Brucella suis infection

Brucella suis infection

J GODFROID, C O THOEN AND R D ANGUS

Introduction

Brucellosis in pigs is caused by one of the first three of the five biovars of Brucella suis. Clinical signs in sows are abortion, birth of stillborn piglets, mastitis and sterility, and mortalities in piglets. Orchitis and sterility may occur in infected boars. Infection with B. suis in pigs may be symptomless with the result that farmers may be unaware that their herds are infected. It is a zoonosis.

Porcine brucellosis was first described by Traum in Indiana, USA, in 1914.30 The disease is widely distributed in the world, but its prevalence is low with the exception of South America and Southeast Asia where the prevalence is higher.4 It is mainly restricted to feral pigs in the USA and Australia, and wild boars (Sus scrofa) in Europe.16, 24, 31 Brucellosis in pigs occurs sporadically in several African countries.7 Although it has been reported in Mozambique in southern Africa, it has not yet been diagnosed in South Africa.8

Aetiology and epidemiology

Brucella suis is a small Gram-negative coccobacillus that requires the addition of blood or serum to the growth medium but not atmospheric carbon dioxide for primary isolation.1, 2, 3 The organism occurs invariably in its smooth phase. It has five recognized biovars which are typed on the basis of differences in biochemical tests, serological reactivity and phage susceptibility.2, 6, 7

Brucella suis biovars 1 and 3 are mainly pathogenic for pigs and humans but have also been reported to infect cattle.8, 10 These two biovars have a worldwide distribution. Epidemics of brucellosis in humans have been reported in the USA among packing-house workers where the usual source was infected pigs13 and also in Australia among those involved in the killing and slaughter of feral pigs.24 Human brucellosis caused by B. suis biovars 1 and 3 is thus almost entirely occupational.1, 14

An important exception to the foregoing occurs in countries such as Brazil and Colombia in South America, where B. suis has become established in cattle, and brucellosis in humans caused by biovars 1 and 3 is emerging as an increasingly serious public health problem as a result of the consumption of unpasteurized milk as they are capable of colonizing the bovine udder.8

Brucella suis biovar 2 differs from B. suis biovars 1 and 3 in that it is restricted to Europe and, besides pigs and wildboars, infects the European hare (Lepus capensis) which can act as a reservoir. Otherwise, brucellosis in pigs and wild boars due to B. suis biovar 2 closely resembles the disease caused by B. suis biovars 1 and 3.1 Remarkably, B. suis biovar 2 is very rarely a human pathogen and has only once been reported as the cause of human brucellosis.4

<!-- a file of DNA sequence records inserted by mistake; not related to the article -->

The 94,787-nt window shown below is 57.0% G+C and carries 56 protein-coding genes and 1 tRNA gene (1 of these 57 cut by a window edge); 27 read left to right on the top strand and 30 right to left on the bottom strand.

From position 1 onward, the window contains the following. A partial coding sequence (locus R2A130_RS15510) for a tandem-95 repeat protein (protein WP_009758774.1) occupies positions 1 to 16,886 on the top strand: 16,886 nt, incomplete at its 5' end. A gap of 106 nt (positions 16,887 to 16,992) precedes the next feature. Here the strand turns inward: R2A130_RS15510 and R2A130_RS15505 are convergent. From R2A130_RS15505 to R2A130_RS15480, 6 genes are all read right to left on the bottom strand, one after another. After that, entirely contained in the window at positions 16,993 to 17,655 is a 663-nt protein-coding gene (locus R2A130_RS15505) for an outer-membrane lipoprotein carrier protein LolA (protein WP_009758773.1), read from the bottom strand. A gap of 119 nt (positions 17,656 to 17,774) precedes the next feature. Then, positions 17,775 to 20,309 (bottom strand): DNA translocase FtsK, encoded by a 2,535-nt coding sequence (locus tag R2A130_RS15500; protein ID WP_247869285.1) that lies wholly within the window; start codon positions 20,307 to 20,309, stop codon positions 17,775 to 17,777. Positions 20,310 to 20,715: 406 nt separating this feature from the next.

Rangifer brucellosis, i.e. brucellosis in reindeer (Rangifer tarandus tarandus) and caribou (Rangifer tarandus groenlandicus) is caused by B. suis biovar 4 throughout the Arctic region, Siberia, Canada and Alaska and constitutes a serious zoonosis. When clinical signs are present in these animals, abortions and metritis are seen in females and orchitis occurs in males. In both sexes, abscess-formation in joints, bursitis and lameness are observed in some cases. Transmission to humans may be by direct contact, or through the consumption of raw milk or other inadequately heated products from infected animals.12 In the former USSR, B. suis biovar 5 is typified by strains isolated from rodents.2

Infection is generally introduced into a herd of pigs by the purchase of infected animals. Boars may be the main source of infection and transmission occurs chiefly via the semen at mating. Indeed, persistent granulomatous lesions in the testes and accessory male sex organs, from where bacteria can be shed in the semen for months or years, may be present in boars even though they appear healthy (hence the potential for spreading the disease through artificial insemination).5, 27 Other routes of spread within a pig herd are transplacental and the ingestion of aborted material, infected milk or contaminated feedstuff.1 The feeding of contaminated kitchen waste containing uncooked pork may also be important.22

The course of the clinical disease is usually acute when B. suis is first introduced into a non-infected herd of pigs. Spread of the infection within the herd may be rapid and manifests mainly as a syndrome associated with a high rate of abortions in pregnant animals. If no control measures are taken, the course of the infection then generally changes in the herd: some infected individuals will either show a chronic form of the disease (with or without excretion of B. suis) or free themselves of the infection (self-cure) while others may remain noninfected. The latter are at risk and may subsequently become infected because of the presence of B. suis in the herd. This sequence of events explains why a herd may be infected for years but for long periods may be free of clinical signs; this phenomenon is seen particularly in fattening herds.

Pathogenesis, clinical signs and pathology

Unlike the pathogenesis of ruminant brucellosis, after being exposed to B. suis pigs develop a bacteraemia that may persist for up to 90 days or more.1 During and subsequent to the bacteraemia, localization of B. suis occurs in various tissues including the male and...

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